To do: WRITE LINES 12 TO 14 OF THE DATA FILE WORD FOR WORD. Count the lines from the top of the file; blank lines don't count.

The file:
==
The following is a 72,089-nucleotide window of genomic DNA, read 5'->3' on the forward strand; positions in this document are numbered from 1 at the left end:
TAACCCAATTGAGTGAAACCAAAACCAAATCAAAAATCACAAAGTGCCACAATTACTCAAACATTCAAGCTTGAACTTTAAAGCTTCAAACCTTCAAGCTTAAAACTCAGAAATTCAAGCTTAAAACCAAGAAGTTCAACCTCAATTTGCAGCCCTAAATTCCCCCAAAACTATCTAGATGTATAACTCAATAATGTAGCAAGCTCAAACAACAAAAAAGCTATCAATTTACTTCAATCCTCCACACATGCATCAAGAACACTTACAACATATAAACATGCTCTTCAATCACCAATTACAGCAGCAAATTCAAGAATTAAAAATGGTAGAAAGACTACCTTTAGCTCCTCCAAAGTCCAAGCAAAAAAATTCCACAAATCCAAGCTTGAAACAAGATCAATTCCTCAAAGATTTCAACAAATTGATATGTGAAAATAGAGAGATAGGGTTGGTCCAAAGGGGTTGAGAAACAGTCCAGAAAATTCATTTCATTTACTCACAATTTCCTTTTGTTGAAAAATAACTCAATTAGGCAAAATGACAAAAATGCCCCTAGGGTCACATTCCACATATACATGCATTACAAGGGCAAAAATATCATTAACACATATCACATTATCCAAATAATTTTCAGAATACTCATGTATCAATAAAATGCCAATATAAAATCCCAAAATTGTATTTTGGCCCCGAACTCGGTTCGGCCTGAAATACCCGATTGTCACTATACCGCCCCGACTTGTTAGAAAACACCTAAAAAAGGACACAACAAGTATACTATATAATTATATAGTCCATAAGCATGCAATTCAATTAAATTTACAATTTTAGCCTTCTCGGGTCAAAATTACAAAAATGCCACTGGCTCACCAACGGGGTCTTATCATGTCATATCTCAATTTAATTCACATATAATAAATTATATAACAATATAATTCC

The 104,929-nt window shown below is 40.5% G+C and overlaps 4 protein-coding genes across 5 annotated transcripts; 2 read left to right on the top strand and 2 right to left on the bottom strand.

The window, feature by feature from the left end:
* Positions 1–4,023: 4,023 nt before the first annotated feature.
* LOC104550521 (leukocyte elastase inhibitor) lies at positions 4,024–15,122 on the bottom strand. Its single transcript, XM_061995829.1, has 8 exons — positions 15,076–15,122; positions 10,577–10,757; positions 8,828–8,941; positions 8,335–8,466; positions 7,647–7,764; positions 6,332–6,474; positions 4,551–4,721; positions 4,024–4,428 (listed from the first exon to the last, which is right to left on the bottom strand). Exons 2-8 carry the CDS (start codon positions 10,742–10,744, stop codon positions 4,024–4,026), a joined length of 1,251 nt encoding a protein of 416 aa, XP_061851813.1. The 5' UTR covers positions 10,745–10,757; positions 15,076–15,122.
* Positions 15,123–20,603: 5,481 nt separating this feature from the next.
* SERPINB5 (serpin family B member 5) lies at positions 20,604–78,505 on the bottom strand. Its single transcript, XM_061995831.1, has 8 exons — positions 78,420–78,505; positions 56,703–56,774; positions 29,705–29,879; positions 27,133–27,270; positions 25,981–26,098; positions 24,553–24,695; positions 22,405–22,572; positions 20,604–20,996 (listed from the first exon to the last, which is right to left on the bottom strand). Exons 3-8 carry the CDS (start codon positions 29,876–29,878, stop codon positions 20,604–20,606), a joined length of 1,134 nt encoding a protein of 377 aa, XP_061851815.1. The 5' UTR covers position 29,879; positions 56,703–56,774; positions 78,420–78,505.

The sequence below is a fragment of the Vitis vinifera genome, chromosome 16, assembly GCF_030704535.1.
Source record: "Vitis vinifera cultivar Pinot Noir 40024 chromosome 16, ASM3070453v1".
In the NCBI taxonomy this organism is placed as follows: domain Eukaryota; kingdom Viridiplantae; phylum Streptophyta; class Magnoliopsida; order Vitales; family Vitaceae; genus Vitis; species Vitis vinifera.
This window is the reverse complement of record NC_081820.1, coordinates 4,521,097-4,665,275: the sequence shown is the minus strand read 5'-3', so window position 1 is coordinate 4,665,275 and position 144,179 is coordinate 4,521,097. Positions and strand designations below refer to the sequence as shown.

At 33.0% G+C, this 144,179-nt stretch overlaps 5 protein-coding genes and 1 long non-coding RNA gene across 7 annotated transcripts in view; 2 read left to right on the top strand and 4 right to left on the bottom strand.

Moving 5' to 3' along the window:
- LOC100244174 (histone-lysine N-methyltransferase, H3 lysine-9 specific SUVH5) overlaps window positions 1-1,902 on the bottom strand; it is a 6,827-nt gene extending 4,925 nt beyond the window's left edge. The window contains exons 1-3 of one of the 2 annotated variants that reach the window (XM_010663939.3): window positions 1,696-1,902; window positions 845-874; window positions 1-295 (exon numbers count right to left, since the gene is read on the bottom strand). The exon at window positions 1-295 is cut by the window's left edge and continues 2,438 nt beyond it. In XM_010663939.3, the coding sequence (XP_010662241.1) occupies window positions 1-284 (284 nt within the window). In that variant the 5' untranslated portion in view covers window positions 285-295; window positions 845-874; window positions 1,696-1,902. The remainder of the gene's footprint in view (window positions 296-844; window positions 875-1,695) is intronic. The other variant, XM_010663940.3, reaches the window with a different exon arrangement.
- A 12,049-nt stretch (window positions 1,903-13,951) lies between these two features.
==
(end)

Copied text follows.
This window is the reverse complement of record NC_081820.1, coordinates 4,521,097-4,665,275: the sequence shown is the minus strand read 5'-3', so window position 1 is coordinate 4,665,275 and position 144,179 is coordinate 4,521,097. Positions and strand designations below refer to the sequence as shown.

At 33.0% G+C, this 144,179-nt stretch overlaps 5 protein-coding genes and 1 long non-coding RNA gene across 7 annotated transcripts in view; 2 read left to right on the top strand and 4 right to left on the bottom strand.

Moving 5' to 3' along the window: